part part with him in framing various papers respecting the grievances of the Church aud her members, one of which bore the designation of a Testimony. In the year 1737, the ministers who befriended a Covenanted Reformation, and maintained a testimony for it in connection with Mr Erikine, having previousty constituted themselves into a Presbytery, entered more minutely into a consideration of the national apostacy from a Covenanted Reformation: They recount the most capital steps of it, and condemn them: They avow their attachment unto every former attainment; and their resolution to prosecute the ends of their testimony in connection wifli every one who should choose to join them. This testimony was received with avidity by many. It was peculiarly tormenting to the leaders of the National Church: They drew the ecclesiastic sword against its authors: They did not spare their treasures in hiring a servile writer to confute it. These things contributed their part to increase its number and respect. The blessing of God succeeded the labours of his servants; and their number was increased both by ordinations and new accessions from the Establifliment. The ministers and people were unanimous in the advancement of a Covenanted Reformation. As errors were still upon the; increase in the land, they proceeded to publisli an Act, entitled The Doctrine Of Grace, for their more explicit condemnation: And, confid erinosideringthe calls of both Word and Pro videitcey they proceeded to frame-an Acknowledgment of Sins, consisting of an enumeration of those things which were a violation of former covenant engagements; and, at the lame time, made out a bond, the tenor of which follows:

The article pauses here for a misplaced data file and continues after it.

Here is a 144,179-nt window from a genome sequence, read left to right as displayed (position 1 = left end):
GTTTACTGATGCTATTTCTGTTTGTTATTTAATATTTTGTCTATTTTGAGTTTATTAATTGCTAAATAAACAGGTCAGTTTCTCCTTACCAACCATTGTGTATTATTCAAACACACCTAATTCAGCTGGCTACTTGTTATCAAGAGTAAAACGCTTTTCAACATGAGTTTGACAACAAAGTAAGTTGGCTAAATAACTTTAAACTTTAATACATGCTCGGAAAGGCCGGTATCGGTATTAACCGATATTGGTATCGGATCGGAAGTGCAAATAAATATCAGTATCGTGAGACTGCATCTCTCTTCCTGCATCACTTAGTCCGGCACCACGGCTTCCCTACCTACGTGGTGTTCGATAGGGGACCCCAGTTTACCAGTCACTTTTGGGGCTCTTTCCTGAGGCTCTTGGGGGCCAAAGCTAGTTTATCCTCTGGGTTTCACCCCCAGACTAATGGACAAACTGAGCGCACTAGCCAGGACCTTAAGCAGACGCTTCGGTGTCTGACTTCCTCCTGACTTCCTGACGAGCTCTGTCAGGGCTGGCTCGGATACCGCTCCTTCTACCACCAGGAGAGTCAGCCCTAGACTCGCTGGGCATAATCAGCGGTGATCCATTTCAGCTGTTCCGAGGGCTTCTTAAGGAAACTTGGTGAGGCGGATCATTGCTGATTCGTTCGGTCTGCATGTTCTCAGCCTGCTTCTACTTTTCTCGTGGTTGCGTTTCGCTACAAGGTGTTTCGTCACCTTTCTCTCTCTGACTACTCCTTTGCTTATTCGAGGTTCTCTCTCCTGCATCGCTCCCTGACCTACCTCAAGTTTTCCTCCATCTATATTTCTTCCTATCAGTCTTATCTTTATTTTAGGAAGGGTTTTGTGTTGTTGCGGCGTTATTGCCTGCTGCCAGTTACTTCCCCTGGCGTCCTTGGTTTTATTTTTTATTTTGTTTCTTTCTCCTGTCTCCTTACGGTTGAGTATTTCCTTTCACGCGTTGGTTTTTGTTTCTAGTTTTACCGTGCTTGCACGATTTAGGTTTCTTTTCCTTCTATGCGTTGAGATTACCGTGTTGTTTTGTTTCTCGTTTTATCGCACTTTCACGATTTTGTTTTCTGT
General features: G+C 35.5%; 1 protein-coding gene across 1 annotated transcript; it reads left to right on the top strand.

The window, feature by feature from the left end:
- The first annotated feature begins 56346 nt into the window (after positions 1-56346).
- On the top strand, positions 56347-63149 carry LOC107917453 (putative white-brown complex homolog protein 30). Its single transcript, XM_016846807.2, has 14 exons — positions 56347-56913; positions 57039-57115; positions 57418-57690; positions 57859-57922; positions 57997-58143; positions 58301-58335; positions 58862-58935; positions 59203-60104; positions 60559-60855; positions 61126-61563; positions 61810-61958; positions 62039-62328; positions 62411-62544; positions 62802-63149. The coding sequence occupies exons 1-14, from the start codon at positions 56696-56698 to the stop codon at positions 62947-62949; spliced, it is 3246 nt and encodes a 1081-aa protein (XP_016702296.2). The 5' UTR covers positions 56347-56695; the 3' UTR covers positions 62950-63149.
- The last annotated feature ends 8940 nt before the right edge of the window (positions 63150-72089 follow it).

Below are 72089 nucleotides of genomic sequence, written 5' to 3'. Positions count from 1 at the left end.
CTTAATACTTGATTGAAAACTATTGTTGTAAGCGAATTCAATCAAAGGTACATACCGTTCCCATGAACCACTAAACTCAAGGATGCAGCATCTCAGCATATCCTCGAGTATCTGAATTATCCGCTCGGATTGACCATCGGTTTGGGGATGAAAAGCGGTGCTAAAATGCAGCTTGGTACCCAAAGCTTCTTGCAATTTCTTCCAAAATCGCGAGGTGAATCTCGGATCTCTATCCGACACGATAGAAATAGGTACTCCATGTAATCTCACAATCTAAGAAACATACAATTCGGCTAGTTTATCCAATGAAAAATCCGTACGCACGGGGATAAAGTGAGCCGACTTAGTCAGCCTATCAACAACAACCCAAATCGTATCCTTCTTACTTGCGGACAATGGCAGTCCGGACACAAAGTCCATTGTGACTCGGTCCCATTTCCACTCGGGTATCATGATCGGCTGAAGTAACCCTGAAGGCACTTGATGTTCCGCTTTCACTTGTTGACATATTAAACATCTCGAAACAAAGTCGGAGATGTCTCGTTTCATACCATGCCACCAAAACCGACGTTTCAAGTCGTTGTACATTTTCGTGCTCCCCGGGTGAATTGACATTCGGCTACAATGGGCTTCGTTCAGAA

"WE, ALLAND E V E R Y- ON E 0 F US, though